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Messianic Superman: Why the World Doesn't Need a Comicbook Savior


I watched the new Superman movie last night and thoroughly enjoyed it as a film, but less so as theology. Before I go there though let me say, go see this film. It's brilliantly conceived and directed by Bryan Singer with a good story and fantastic performances, especially by Kevin Spacey and Parker Posey.

The movie goes boldly into theological turf, and that's where it runs into trouble.

[Warning: Mild spoilers follow.]

prometheus.jpgLex Luthor, the antagonist, early on in the film compares himself to Prometheus, who stole fire from the gods. He starts the theological ball rolling by calling Superman a god stating that "Gods are selfish beings who fly around in little red capes and don’t share their power with mankind.” Throughout the film the disembodied voice of Marlon Brando as Superman's dad intones words of love and providence for his son who he has sent to earth to guide humankind. Only begotten son, anyone? Lois Lane herself, upset by Superman's sudden disappearance and reappearance, states that the world doesn't need a savior. And, towards the end of the film, Superman loses his strength and is set upon by thugs, beaten, and left for dead, but has a nigh miraculous recovery. Not quite crucifixion and resurrection, but the imagery is clear.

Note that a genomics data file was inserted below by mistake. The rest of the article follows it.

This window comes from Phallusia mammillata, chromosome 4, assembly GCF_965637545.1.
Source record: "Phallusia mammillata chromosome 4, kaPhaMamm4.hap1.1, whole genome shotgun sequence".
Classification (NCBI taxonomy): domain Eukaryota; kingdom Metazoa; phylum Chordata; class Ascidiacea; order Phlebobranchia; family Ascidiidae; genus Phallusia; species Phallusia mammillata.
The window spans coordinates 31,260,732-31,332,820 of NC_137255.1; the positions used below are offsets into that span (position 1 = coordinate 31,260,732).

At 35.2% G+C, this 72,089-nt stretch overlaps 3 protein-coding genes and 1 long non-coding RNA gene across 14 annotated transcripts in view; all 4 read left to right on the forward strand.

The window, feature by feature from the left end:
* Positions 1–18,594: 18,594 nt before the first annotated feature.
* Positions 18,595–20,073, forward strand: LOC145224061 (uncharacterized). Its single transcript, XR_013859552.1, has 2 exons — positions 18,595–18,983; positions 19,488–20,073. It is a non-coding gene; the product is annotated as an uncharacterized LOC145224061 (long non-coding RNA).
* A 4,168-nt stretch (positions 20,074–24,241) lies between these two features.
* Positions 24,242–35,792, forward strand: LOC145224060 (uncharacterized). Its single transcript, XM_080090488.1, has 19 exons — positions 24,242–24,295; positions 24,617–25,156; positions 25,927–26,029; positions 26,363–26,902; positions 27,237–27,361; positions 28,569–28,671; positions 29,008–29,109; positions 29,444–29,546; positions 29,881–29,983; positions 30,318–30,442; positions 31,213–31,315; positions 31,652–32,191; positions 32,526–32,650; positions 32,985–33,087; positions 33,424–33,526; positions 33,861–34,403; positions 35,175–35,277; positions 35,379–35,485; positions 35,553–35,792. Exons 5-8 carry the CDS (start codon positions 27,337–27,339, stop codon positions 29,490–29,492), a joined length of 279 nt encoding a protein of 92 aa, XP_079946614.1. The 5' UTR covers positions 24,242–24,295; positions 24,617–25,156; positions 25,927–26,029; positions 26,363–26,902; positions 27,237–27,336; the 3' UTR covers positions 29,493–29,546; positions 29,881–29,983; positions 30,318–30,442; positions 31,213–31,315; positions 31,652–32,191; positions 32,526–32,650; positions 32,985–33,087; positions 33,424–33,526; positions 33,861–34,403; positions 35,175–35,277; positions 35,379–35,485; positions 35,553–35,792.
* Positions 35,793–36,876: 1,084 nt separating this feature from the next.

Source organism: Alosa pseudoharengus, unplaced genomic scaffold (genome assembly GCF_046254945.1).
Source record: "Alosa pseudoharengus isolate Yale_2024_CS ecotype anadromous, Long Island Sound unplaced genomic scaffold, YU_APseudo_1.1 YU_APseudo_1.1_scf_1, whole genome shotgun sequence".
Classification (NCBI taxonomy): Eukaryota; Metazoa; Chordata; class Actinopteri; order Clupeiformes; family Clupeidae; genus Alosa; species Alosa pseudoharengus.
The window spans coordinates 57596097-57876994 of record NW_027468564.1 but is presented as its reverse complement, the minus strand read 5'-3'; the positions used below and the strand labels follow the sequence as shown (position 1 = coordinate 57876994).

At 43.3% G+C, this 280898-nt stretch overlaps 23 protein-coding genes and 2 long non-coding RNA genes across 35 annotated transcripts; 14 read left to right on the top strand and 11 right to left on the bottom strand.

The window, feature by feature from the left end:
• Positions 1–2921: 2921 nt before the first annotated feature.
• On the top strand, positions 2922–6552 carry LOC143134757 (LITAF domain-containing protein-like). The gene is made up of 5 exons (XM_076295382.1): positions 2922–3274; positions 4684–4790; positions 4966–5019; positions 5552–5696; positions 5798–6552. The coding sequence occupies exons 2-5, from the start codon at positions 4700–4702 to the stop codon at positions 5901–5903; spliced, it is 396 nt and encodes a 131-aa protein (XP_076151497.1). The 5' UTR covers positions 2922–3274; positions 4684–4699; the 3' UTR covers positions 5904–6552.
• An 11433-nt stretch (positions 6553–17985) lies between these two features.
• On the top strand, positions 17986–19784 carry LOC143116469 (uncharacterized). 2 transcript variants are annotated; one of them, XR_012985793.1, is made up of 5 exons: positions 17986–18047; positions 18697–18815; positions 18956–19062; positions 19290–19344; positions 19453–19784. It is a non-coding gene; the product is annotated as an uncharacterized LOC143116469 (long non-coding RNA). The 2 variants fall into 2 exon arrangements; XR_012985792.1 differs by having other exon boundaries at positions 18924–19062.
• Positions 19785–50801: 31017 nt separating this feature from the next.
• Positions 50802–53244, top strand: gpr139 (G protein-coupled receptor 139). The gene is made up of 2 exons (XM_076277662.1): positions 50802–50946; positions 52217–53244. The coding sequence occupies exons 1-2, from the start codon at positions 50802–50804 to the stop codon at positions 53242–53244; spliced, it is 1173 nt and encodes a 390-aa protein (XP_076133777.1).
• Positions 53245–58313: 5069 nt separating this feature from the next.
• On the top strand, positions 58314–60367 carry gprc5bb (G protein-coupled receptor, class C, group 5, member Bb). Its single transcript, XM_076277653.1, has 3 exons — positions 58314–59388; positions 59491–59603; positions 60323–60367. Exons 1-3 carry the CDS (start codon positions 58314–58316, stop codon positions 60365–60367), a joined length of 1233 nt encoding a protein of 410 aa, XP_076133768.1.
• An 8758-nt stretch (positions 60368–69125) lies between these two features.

All pretty Christological stuff there.

samson-2.jpgAnd Superman is a savior in a very classical sense. He is strong, good looking, clever, and brave. He is very much like Hercules. Parts of the story remind me very much of the stories from Judges about early hebrew heroes, especially Samson, when he loses his strength, due to a secret weakness, but then regains it in time to bring justice to his assailants. When Metropolis is struck with an earthquake the "Daily Planet" globe topples from the top of the newspaper building just so we can be reminded that, like Atlas, Superman has the weight of the world on his shoulders.